It is important to note that the information in Table 1 is based on the GAA injury scheme. Claims on the scheme for 2013 amounted to over €8m. One might argue that these are the more serious injuries. Those players covered by the scheme might have made a claim based on the seriousness of their injury. It does not mean that knee injuries are the most common injuries in gaelic football. Table 2 presents the top 5 injuries in gaelic football based on a 2012 paper in The American Journal of Sports Medicine. The paper is the work of John Murphy, Edwenia O’Malley, Conor Gissane and Catherine Blake. According to the work of Murphy et al (2012) thigh injuries account for the greatest proposrtion of injuries in gaelic football. In their study thigh injuries accounted for 33.3% of the injuries. Knee injuries were the second most common injury.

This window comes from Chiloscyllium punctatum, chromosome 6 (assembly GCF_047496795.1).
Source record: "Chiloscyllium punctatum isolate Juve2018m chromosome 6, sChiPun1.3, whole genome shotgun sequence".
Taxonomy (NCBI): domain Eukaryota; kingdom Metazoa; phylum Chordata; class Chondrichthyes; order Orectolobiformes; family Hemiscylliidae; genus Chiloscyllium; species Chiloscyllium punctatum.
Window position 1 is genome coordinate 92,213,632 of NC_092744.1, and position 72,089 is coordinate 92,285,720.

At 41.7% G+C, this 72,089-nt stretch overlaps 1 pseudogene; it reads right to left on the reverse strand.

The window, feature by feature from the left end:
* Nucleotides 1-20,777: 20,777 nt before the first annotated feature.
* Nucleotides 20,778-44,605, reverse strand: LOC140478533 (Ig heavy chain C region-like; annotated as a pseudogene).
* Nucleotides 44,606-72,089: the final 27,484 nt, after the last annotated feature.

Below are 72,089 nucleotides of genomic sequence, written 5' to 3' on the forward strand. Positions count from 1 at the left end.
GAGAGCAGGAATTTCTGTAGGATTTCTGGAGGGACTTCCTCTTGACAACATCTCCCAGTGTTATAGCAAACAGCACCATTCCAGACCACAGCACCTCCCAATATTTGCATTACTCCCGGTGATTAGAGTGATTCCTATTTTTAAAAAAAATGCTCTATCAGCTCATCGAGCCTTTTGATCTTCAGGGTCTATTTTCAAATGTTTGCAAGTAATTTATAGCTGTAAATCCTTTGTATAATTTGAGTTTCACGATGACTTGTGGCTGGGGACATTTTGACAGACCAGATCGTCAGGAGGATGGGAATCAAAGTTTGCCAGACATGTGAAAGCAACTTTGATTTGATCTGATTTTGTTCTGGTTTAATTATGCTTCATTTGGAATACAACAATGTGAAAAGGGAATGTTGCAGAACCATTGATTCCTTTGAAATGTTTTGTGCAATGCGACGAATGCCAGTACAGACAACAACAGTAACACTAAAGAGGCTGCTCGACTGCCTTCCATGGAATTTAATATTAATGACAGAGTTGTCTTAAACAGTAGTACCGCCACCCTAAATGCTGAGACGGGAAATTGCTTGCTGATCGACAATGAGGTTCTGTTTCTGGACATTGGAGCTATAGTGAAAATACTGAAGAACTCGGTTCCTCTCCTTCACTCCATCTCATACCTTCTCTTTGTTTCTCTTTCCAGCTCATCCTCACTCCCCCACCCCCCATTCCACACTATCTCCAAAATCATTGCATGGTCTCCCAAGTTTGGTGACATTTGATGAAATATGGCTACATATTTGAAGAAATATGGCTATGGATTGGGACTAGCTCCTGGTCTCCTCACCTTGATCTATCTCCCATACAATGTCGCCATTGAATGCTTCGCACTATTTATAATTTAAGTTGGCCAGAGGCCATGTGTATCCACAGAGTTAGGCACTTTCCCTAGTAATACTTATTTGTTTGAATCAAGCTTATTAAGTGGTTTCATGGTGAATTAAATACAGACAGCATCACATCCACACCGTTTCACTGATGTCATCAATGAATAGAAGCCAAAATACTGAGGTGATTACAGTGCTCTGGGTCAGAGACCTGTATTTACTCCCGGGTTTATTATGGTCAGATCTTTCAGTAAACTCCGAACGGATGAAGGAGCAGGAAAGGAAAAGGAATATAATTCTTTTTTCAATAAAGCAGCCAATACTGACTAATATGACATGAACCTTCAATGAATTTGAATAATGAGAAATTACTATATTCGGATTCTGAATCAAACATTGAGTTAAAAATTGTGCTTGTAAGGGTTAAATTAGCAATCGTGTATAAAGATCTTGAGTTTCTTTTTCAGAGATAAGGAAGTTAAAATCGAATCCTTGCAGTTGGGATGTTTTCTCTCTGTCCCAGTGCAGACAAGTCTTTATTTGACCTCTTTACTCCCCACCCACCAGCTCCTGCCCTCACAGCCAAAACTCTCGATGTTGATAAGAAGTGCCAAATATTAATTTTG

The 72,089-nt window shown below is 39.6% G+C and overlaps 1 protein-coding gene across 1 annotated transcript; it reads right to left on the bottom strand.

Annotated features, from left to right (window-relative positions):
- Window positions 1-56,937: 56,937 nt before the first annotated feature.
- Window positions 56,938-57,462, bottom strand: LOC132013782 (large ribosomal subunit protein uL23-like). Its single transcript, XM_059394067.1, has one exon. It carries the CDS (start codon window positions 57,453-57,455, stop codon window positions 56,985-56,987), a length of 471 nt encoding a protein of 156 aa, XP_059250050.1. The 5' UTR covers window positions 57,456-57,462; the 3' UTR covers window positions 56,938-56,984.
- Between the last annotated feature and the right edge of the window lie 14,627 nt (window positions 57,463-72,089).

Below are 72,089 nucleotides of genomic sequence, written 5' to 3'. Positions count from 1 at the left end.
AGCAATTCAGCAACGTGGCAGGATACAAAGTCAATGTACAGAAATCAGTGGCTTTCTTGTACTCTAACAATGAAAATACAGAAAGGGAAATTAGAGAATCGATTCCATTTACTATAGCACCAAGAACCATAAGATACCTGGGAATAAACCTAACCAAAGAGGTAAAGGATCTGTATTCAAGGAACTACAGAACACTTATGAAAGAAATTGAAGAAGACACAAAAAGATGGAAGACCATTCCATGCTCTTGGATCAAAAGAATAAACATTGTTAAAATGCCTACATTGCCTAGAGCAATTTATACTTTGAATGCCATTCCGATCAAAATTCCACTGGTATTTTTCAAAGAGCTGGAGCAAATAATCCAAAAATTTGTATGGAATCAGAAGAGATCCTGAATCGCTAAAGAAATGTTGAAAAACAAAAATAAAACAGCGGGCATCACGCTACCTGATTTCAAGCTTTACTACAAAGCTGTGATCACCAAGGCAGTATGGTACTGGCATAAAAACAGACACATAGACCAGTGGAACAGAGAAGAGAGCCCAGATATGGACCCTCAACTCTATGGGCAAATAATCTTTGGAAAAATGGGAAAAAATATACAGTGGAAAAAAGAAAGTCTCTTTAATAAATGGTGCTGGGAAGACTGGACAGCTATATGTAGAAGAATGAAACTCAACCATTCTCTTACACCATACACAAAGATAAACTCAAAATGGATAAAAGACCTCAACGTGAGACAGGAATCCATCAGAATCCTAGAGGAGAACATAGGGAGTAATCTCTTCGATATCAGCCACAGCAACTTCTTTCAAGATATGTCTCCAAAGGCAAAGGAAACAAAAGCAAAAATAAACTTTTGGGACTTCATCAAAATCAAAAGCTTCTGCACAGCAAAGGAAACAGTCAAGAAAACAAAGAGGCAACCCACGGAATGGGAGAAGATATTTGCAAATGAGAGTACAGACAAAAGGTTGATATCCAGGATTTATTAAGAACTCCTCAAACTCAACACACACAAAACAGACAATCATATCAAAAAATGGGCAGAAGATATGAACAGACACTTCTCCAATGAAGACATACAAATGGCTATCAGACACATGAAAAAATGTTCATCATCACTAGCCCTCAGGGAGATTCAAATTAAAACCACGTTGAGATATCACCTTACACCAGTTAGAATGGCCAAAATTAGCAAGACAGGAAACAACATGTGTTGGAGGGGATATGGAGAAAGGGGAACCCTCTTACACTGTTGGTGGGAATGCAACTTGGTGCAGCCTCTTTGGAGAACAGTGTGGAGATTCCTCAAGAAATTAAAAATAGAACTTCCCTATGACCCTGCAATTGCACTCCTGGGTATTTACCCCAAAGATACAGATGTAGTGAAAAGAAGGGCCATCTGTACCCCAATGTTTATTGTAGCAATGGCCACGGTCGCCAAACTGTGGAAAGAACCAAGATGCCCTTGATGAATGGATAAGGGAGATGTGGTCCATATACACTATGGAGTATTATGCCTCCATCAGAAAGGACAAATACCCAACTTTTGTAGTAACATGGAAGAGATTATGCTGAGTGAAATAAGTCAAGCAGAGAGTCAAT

John Murphy and his colleagues document how most of these injuries are the result of match activity rather than training. The incidence of injuries in gaelic football are 61.86 per 1,000 hours of match activity whereas it was only 4.05 per 1,000 hours of training activity. They also compare these rates to those in other football codes. They point out that the incidence of injuries in soccer training is similar to gaelic football. However, the incidence of injury in match activity is much higher in gaelic football.
The authors point out that injury to the anterior crucial ligament (ACL) accounts for 1.5% of the injuries in their study. The corresponding figure for Australian Football is 2.0%. They argue that the severity of the ACL means that any intervention to reduce its incidence would be very important for the sport. There is widespread agreement. What is now needed is research into the causes of the ACL and potential ways of minimising the numbers suffering from it.